The glaucoma specialist staged visual fields (VF) in both eyes according to the classification of Aulhorn. 19 Goldmann perimetry and in addition, wherever feasible, computerized threshold determining perimetry of the central VF were performed. For staging the first available and reliable VF was chosen in order to judge glaucomatous VFL at or close to the time of diagnosis. Visual fields with Aulhorn stages I and II were summarized as mild VFL, stages III and IV as moderate VFL, stage V as severe VFL, and normal VF as no VFL. The eye with more severe VFL was used for statistical evaluation. The third part of the questionnaire addressed general risk factors (e.g., migraine, Raynaud's phenomenon, heart disease, blood pressure) and systemic medication. 
We received 2170 questionnaires suitable for evaluation. We assessed the incidence of FHG in 1338 patients with POAG, 233 with PACG, 148 with OH, 153 with NTG, 50 with PG, and 66 with PEX. Information on age at diagnosis was provided for 1275 patients with POAG, 221 with PACG, 133 with OH, 147 with NTG, 49 with PG, and 65 with PEX. In the POAG group, for example, 1335 patients interviewed 5312 relatives. Results for other types of glaucoma (e.g., primary congenital glaucoma, 20 glaucoma in patients with Rieger syndrome, 21 and glaucoma in aniridic patients 22 ) were not included in this evaluation due to small sample sizes and are published separately. All patients received IOP lowering therapy. The study adhered to the tenets of the Declaration of Helsinki and written informed consent from participants was obtained. 
For statistic evaluation χ2 test, Fisher's exact test 2-sided, and Cochran-Armitage trend test were used. A P value less than or equal to 0.05 was considered statistically significant. 
Results
Frequency of FHG in Different Types of Glaucoma
The overall frequency of FHG in different types of glaucoma is shown in Table 1. Compared with POAG, the frequency of FHG was not significantly different in PACG, OH, NTG, and PG. Only in PEX the frequency of FHG was significantly lower than in POAG (Fisher's exact test, 2-sided P = 0.001). 
Table 1
 
Frequency of FHG in Patients With Different Types of Glaucoma Compared With POAG
Table 1
 
Frequency of FHG in Patients With Different Types of Glaucoma Compared With POAG
Type of Glaucoma Patients Patients With FHG Fisher's Exact Test (2-Sided)
n n %
POAG 1335 548 41.0
PACG 233 102 43.8 P = 0.4
OH 148 56 37.8 P = 0.5
NTG 153 51 33.3 P = 0.08
PG 50 18 36.0 P = 0.6
PEX 66 14 21.2 P = 0.001
Age at Diagnosis in Different Types of Glaucoma Compared With POAG
There was a significant difference in mean age at diagnosis in different types of glaucoma compared with POAG (54.8 ± 12.6 years) for NTG (57.2 ± 13.4 years; P = 0.03), PG (43.8 ± 13.0 years; P < 0.0001), OH (51.1 ± 12.0 years; P = 0.001), and PEX (65.5 ± 7.9 years; P < 0.0001). No significant difference was found in mean age at diagnosis between POAG and PACG (56.1 ± 12.8 years; P = 0.16).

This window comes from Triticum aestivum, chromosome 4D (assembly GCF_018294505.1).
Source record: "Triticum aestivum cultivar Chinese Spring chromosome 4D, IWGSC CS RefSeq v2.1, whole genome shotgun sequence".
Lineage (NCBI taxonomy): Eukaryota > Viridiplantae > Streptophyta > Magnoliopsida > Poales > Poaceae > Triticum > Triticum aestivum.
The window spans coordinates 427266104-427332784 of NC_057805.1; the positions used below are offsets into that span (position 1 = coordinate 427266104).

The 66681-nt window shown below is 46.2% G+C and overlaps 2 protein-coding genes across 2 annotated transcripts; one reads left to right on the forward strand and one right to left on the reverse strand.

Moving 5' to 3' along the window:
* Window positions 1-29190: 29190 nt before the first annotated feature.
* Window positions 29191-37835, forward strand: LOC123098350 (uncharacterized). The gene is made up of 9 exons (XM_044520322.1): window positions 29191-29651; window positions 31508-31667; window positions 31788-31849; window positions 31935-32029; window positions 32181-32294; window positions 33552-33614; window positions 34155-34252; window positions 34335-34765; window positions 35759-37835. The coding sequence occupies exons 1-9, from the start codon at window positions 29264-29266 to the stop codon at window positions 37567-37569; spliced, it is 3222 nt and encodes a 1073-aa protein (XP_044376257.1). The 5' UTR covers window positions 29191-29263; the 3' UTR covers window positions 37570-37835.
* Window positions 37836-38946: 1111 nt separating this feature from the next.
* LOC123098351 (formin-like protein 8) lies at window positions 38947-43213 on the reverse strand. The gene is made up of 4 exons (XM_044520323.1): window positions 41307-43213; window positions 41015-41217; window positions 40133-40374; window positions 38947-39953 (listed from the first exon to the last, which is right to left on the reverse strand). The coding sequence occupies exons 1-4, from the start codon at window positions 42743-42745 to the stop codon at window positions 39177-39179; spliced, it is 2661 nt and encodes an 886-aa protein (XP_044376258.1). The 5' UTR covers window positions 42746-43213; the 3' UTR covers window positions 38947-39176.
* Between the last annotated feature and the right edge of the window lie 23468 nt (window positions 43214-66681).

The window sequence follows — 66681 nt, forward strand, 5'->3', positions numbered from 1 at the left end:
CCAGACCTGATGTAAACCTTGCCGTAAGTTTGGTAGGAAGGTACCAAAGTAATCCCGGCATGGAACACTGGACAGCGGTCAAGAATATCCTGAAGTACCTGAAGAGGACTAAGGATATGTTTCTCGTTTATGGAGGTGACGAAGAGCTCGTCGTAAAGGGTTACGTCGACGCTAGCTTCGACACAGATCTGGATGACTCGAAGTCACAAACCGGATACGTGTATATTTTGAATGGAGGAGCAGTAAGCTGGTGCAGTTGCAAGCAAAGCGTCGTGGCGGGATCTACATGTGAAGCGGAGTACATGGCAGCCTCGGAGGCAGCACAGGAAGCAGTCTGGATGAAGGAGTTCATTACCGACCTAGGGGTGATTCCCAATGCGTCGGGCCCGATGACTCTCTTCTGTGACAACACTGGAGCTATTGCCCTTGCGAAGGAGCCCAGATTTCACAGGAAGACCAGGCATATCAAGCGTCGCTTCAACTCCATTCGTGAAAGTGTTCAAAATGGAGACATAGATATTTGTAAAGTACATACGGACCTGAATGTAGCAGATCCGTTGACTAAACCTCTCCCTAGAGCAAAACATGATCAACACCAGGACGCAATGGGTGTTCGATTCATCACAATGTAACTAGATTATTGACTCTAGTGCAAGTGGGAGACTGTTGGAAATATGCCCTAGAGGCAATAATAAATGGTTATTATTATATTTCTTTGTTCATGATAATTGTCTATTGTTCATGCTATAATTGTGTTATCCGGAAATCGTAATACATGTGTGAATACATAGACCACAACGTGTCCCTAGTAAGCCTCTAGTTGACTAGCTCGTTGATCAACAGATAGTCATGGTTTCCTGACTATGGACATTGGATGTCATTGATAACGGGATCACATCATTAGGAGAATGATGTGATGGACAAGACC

Differences in the Age at Diagnosis Between Patients With and Without FHG in Different Types of Glaucoma
Patients with FHG compared with patients without FHG were significantly younger at the time of diagnosis in POAG, PACG, OH, and PG, but not in NTG and PEX (Table 2). Patients with FHG compared with those without FHG were diagnosed 5 years earlier in POAG, 7 years earlier in PACG, 4 years earlier in OH, and almost 13 years earlier in PG. 
Table 2
 
Differences in Age at Diagnosis in Different Types of Glaucoma Between Patients With and Without Family History of Glaucoma
Table 2
 
Differences in Age at Diagnosis in Different Types of Glaucoma Between Patients With and Without Family History of Glaucoma
Type of Glaucoma Patients With FHG, n Mean Age at Diagnosis, y Patients Without FHG, n Mean Age at Diagnosis, y Earlier Diagnosis in Patients With FHG Age Difference, y P Value
POAG 533 51.6 ± 12.8 741 57.1 ± 11.9 Yes −5.5 0.0001
PACG 97 52.1 ± 13.4 124 59.2 ± 11.4 Yes −7.1 0.0001
OH 53 48.3 ±13.1 80 53.0 ± 10.9 Yes −4.7 0.03
PG 17 35.4 ± 9.3 32 48.2 ± 12.6 Yes −12.8 0.0002
NTG 50 56.8 ± 13.0 97 57.4 ± 13.7 No −0.6 0.8
PEX 14 62.6 ± 8.0 51 66.4 ± 7.7 No −3.8 0.1
Frequency of Glaucoma or OH in 12 Groups of Relatives of Patients With POAG, OH, and NTG
The frequency of patients, in whose relatives (split in 12 groups of relatives) glaucoma or OH had been detected or excluded is shown for patients with POAG, NTG, and OH in Table 3. Siblings and mothers showed the highest detection probability for glaucoma or OH in POAG, as well as in OH. In POAG, OH, and NTG female relatives tended to show a higher frequency of glaucoma or OH than male relatives. Comparing POAG, OH and NTG, family members belonging to the same group of relatives (e.g., mothers) showed a similar relative frequency of glaucoma or OH. 
Table 3
 
Frequency of Glaucoma or Ocular Hypertension in 12 Groups of Relatives of Patients With POAG, NTG, and OH
Table 3